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At the Market With Chef Thomas Keller

Thomas Keller admiring some juicy tomatoes.
Thomas Keller admiring some juicy tomatoes.

Chefs do some things outside of the kitchen. Some of these things are interesting. To chronicle what some of these things are, we'd like to welcome you to a new series of features called "Out of the Kitchen," wherein we'll hang out with chefs (and other interesting food people) outside of their kitchens.

[Photos: Joshua David Stein /]

Tall and loose-limbed Thomas Keller moves with the slow lope of an Old West sheriff. He's the Wyatt Earp of the kitchen, and as he passes, all others clear out of his way. But no leathery sneer nor grim frown holds Keller's face, rather a small tight smile and large brown inquisitive eyes are his default settings. One might even call them puppy dog eyes. Recently, as Keller prepared for a cooking demonstration at Gastronomika 2010, he strolled through the streets of San Sebastián — a light rain slicking the flagstones — on his way to the market. He alone among chefs hadn't yet planned his demo. "We'll just see what inspires us," he said.

Keller was having a good time in the city but cares little for the wizardry of others. "I love Ferran [Adria]," he said, "but what you get with him is a bunch of equations. What about the ingredients?" And so Keller and I and David Breeden, the Brylcreamed born and bred Tennessean sous chef at Per Se who could have stepped out of a Coen Brothers film, headed to La Bretxa, San Sebastian's indoor central market to be inspired by ingredients. Keller explained along the way that his presentation, dubbed "The Philosophy of Elegance," wouldn't be about food anyway. "Why would I show them food? It's an absurd notion, to me. Showing them something makes it all about me. I don't cook for me. I cook for you." With that we descended the escalators into the market.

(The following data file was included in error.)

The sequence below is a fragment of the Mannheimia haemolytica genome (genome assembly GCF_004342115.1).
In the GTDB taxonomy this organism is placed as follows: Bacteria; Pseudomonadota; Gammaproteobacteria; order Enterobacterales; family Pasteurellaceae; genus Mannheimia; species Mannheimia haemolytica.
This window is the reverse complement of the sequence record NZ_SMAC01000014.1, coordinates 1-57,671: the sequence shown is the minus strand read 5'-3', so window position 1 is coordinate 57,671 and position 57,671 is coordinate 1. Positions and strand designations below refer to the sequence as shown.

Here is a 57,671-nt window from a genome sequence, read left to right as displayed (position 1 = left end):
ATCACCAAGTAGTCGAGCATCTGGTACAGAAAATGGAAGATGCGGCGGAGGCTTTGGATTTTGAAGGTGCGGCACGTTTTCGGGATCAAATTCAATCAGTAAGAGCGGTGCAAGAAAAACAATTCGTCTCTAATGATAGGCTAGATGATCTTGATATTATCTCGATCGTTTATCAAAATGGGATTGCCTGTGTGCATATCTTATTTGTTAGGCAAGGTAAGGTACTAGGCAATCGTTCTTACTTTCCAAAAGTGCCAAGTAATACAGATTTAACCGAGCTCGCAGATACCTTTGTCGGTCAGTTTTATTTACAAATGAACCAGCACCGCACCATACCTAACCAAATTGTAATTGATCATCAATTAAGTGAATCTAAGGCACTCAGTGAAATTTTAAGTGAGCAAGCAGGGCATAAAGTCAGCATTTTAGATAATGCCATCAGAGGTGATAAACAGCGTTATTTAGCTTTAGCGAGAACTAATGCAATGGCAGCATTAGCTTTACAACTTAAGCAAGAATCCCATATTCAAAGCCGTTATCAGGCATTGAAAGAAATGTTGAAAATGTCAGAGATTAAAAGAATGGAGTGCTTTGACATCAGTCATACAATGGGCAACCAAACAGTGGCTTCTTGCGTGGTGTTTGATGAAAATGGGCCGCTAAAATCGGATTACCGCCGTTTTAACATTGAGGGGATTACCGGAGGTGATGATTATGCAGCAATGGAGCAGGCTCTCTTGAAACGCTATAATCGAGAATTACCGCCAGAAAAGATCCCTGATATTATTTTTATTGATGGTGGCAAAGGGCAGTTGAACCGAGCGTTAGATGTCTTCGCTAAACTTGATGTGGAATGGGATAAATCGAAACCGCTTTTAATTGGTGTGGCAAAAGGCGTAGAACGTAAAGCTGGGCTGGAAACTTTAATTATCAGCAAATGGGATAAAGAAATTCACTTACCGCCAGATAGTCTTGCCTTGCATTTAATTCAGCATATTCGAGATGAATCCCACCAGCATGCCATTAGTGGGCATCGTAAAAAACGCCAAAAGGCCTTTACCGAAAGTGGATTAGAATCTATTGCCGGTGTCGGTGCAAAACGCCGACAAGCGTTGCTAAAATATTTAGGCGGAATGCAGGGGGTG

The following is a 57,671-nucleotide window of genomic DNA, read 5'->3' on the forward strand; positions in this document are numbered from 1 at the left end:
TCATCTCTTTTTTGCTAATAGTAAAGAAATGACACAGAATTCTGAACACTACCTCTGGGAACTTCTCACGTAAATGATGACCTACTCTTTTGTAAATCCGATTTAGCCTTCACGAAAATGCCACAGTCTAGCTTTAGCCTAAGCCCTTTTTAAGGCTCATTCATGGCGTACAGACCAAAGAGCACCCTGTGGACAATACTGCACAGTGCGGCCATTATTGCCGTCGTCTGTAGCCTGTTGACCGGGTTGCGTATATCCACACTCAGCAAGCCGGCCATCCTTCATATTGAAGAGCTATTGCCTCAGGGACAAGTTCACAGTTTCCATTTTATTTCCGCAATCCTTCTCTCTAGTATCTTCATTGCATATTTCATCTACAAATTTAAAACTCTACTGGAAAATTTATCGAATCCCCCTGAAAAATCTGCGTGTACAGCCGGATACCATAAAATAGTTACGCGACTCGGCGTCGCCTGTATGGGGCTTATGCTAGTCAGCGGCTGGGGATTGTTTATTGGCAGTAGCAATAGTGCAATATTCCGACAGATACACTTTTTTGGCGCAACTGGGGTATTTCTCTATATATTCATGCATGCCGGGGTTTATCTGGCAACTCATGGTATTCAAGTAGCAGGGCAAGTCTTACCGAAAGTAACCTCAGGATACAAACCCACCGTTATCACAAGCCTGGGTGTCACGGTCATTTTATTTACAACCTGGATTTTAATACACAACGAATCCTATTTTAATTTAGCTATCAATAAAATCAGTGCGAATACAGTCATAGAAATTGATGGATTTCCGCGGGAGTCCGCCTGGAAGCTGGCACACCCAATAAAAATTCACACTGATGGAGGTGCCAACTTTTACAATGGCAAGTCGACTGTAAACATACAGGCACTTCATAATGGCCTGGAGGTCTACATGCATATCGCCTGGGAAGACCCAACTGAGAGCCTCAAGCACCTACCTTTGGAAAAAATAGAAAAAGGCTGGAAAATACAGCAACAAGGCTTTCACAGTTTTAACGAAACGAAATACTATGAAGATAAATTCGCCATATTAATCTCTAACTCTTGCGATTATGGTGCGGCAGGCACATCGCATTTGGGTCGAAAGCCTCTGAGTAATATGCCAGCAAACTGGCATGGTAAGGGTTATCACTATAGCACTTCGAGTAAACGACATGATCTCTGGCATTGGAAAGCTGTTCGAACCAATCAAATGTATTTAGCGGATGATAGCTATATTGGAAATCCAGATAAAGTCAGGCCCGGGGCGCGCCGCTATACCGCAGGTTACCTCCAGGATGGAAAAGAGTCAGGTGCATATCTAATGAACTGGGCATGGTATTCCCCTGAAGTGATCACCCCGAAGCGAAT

Through the broad aisles bordered by market stands Keller shambled, blown here and there like a pussywillow in the breeze. He stopped at a produce stand, eyeing bright tomatoes and artichokes still stalked. "Where are these from?" he asked, holding a pair of plump avocados. "Malaga," said the merchant, "in the south of Spain." Keller took eight. Perusing the stands, Keller looked toward Breeden for ideas. Passing a coven of broccoli, Breeden conferred with his QB. "What about broccoli with pomegranate?" Keller nodded. "Some almond dressing?" Breeden added. Again Keller nodded and into the plastic sack went the broccoli.

As they made their way through the market, the question Keller most often asked was, "Where is it from?" It was like a refrain or a joke or a catchphrase, but it was clearly what was most important to the chef. We were trailed by a camera crew, there to document Keller's perambulations, and this caused much wonder from the merchants. "Who is that?" some asked me. "Es un famoso chef americano," I replied. They nodded gravely, though I wonder if they understood what I meant through my deeply mangled and mispronounced Spanish.

Far from the vegetables the men strayed into the tiled fish market. Here the heart of San Sebastián: Monkfish, red mullet, mackerel, cod, and the inimitable hake laid splayed on ice, shiny eyed and fresh. Breedan jetted across the slippery floor to a stall. "This is really nice fish!," he said, "It's just pristine. You don't get monkfish like this in the United States." Breeden called Keller over from his wanderings to consider the mackerel. "Chanterelles, some uni, and broad beans would be nice," said Keller. "And with the mackerel," said Breeden, as if following Keller's train of thought as it wended through a culinary forest dark to all but those inducted into the secret rites of the French Laundry, "pickled onions and compressed white mushrooms." "And apples," said Keller. "Ah," agreed Breedan, "apples." And so it was.

The men left the market, laden with fresh produce and fish. Keller was in a good mood, like a kid after a successful run at Toys R' Us. "The great thing about markets is that you have products in them that are fresh and geographically local," he said with what passes for excitement with Keller which sounds as even in tone as the unexcited Keller. Then — spotting chanterelles in a wicker basket a few feet away— he said, "Oh, wow, look at this!" and bounded off down the aisle, at a slow and stately canter.

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